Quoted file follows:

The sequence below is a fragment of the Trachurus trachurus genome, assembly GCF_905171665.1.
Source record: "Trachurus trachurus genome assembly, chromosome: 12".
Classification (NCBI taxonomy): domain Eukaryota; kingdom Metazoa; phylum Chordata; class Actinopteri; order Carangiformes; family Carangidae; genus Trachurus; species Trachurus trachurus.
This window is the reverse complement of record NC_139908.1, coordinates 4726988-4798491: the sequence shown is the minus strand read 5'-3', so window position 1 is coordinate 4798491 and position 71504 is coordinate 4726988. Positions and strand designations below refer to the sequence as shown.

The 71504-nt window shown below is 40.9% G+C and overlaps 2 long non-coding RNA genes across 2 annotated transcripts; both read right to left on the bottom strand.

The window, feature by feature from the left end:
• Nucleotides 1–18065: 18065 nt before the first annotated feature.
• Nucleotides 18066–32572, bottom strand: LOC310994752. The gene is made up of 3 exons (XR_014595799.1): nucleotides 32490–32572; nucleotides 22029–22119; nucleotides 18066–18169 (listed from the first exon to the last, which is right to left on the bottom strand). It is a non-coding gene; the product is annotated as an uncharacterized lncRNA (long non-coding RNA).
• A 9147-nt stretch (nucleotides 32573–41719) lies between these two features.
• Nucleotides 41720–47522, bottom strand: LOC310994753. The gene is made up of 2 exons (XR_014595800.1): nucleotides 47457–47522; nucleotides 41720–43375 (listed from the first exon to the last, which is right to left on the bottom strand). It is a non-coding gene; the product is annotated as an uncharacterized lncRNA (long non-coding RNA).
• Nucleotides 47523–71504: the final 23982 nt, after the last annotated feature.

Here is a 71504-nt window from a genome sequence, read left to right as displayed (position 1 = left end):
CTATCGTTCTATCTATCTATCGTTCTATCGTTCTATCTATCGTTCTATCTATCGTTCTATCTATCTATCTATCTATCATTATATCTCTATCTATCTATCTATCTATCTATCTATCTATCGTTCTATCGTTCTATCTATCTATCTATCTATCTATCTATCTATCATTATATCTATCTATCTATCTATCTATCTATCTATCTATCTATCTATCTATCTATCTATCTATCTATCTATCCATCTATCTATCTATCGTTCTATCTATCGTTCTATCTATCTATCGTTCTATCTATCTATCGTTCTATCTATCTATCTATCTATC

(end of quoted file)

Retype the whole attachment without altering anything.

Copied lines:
The sequence below is a fragment of the Trachurus trachurus genome, assembly GCF_905171665.1.
Source record: "Trachurus trachurus genome assembly, chromosome: 12".
Classification (NCBI taxonomy): domain Eukaryota; kingdom Metazoa; phylum Chordata; class Actinopteri; order Carangiformes; family Carangidae; genus Trachurus; species Trachurus trachurus.
This window is the reverse complement of record NC_139908.1, coordinates 4726988-4798491: the sequence shown is the minus strand read 5'-3', so window position 1 is coordinate 4798491 and position 71504 is coordinate 4726988. Positions and strand designations below refer to the sequence as shown.

The 71504-nt window shown below is 40.9% G+C and overlaps 2 long non-coding RNA genes across 2 annotated transcripts; both read right to left on the bottom strand.

The window, feature by feature from the left end:
• Nucleotides 1–18065: 18065 nt before the first annotated feature.
• Nucleotides 18066–32572, bottom strand: LOC310994752. The gene is made up of 3 exons (XR_014595799.1): nucleotides 32490–32572; nucleotides 22029–22119; nucleotides 18066–18169 (listed from the first exon to the last, which is right to left on the bottom strand). It is a non-coding gene; the product is annotated as an uncharacterized lncRNA (long non-coding RNA).
• A 9147-nt stretch (nucleotides 32573–41719) lies between these two features.
• Nucleotides 41720–47522, bottom strand: LOC310994753. The gene is made up of 2 exons (XR_014595800.1): nucleotides 47457–47522; nucleotides 41720–43375 (listed from the first exon to the last, which is right to left on the bottom strand). It is a non-coding gene; the product is annotated as an uncharacterized lncRNA (long non-coding RNA).
• Nucleotides 47523–71504: the final 23982 nt, after the last annotated feature.

Here is a 71504-nt window from a genome sequence, read left to right as displayed (position 1 = left end):
CTATCGTTCTATCTATCTATCGTTCTATCGTTCTATCTATCGTTCTATCTATCGTTCTATCTATCTATCTATCTATCATTATATCTCTATCTATCTATCTATCTATCTATCTATCTATCGTTCTATCGTTCTATCTATCTATCTATCTATCTATCTATCTATCATTATATCTATCTATCTATCTATCTATCTATCTATCTATCTATCTATCTATCTATCTATCTATCTATCTATCCATCTATCTATCTATCGTTCTATCTATCGTTCTATCTATCTATCGTTCTATCTATCTATCGTTCTATCTATCTATCTATCTATC